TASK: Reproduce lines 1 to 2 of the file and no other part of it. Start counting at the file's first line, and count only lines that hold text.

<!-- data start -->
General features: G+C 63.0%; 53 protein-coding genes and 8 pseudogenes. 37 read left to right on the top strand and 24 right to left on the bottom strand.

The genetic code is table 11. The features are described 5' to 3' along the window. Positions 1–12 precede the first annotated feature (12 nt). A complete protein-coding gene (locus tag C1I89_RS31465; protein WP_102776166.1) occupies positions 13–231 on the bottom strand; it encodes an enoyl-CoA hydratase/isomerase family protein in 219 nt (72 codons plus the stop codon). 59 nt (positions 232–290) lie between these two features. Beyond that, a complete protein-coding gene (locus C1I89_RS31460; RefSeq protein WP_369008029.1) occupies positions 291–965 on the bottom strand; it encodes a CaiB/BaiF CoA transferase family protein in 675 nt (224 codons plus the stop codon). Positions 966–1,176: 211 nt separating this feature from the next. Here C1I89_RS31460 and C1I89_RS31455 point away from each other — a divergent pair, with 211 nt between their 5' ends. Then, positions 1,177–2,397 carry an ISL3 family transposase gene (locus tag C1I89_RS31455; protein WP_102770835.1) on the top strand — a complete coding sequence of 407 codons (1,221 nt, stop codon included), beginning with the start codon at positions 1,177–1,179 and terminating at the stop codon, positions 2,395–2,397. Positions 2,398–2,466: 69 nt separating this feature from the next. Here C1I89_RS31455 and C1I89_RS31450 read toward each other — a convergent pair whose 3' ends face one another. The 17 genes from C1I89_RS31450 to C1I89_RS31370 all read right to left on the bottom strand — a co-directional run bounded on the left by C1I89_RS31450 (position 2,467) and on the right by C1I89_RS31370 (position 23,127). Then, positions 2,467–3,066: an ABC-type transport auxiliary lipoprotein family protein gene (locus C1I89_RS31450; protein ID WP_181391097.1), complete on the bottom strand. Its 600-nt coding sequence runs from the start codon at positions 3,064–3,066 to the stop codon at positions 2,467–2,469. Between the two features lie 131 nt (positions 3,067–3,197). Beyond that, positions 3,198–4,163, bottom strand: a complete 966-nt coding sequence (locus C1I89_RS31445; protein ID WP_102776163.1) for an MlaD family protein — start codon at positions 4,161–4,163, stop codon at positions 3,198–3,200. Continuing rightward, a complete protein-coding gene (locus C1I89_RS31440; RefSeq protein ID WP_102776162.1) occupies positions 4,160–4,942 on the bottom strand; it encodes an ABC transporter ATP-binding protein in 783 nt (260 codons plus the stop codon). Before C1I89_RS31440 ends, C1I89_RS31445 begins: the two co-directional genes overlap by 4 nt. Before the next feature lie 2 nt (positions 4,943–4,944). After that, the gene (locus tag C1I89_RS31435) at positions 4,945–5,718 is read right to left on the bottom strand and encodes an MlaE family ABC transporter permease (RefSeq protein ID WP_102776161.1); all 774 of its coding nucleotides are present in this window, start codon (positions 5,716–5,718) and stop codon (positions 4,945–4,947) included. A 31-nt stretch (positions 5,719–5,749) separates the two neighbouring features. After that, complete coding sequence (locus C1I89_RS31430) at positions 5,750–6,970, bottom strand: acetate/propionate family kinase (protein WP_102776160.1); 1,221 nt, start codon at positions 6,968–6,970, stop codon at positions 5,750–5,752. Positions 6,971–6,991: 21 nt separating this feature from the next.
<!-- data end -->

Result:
General features: G+C 63.0%; 53 protein-coding genes and 8 pseudogenes. 37 read left to right on the top strand and 24 right to left on the bottom strand.

The genetic code is table 11. The features are described 5' to 3' along the window. Positions 1–12 precede the first annotated feature (12 nt). A complete protein-coding gene (locus tag C1I89_RS31465; protein WP_102776166.1) occupies positions 13–231 on the bottom strand; it encodes an enoyl-CoA hydratase/isomerase family protein in 219 nt (72 codons plus the stop codon). 59 nt (positions 232–290) lie between these two features. Beyond that, a complete protein-coding gene (locus C1I89_RS31460; RefSeq protein WP_369008029.1) occupies positions 291–965 on the bottom strand; it encodes a CaiB/BaiF CoA transferase family protein in 675 nt (224 codons plus the stop codon). Positions 966–1,176: 211 nt separating this feature from the next. Here C1I89_RS31460 and C1I89_RS31455 point away from each other — a divergent pair, with 211 nt between their 5' ends. Then, positions 1,177–2,397 carry an ISL3 family transposase gene (locus tag C1I89_RS31455; protein WP_102770835.1) on the top strand — a complete coding sequence of 407 codons (1,221 nt, stop codon included), beginning with the start codon at positions 1,177–1,179 and terminating at the stop codon, positions 2,395–2,397. Positions 2,398–2,466: 69 nt separating this feature from the next. Here C1I89_RS31455 and C1I89_RS31450 read toward each other — a convergent pair whose 3' ends face one another. The 17 genes from C1I89_RS31450 to C1I89_RS31370 all read right to left on the bottom strand — a co-directional run bounded on the left by C1I89_RS31450 (position 2,467) and on the right by C1I89_RS31370 (position 23,127). Then, positions 2,467–3,066: an ABC-type transport auxiliary lipoprotein family protein gene (locus C1I89_RS31450; protein ID WP_181391097.1), complete on the bottom strand. Its 600-nt coding sequence runs from the start codon at positions 3,064–3,066 to the stop codon at positions 2,467–2,469. Between the two features lie 131 nt (positions 3,067–3,197). Beyond that, positions 3,198–4,163, bottom strand: a complete 966-nt coding sequence (locus C1I89_RS31445; protein ID WP_102776163.1) for an MlaD family protein — start codon at positions 4,161–4,163, stop codon at positions 3,198–3,200. Continuing rightward, a complete protein-coding gene (locus C1I89_RS31440; RefSeq protein ID WP_102776162.1) occupies positions 4,160–4,942 on the bottom strand; it encodes an ABC transporter ATP-binding protein in 783 nt (260 codons plus the stop codon). Before C1I89_RS31440 ends, C1I89_RS31445 begins: the two co-directional genes overlap by 4 nt. Before the next feature lie 2 nt (positions 4,943–4,944). After that, the gene (locus tag C1I89_RS31435) at positions 4,945–5,718 is read right to left on the bottom strand and encodes an MlaE family ABC transporter permease (RefSeq protein ID WP_102776161.1); all 774 of its coding nucleotides are present in this window, start codon (positions 5,716–5,718) and stop codon (positions 4,945–4,947) included. A 31-nt stretch (positions 5,719–5,749) separates the two neighbouring features. After that, complete coding sequence (locus C1I89_RS31430) at positions 5,750–6,970, bottom strand: acetate/propionate family kinase (protein WP_102776160.1); 1,221 nt, start codon at positions 6,968–6,970, stop codon at positions 5,750–5,752. Positions 6,971–6,991: 21 nt separating this feature from the next.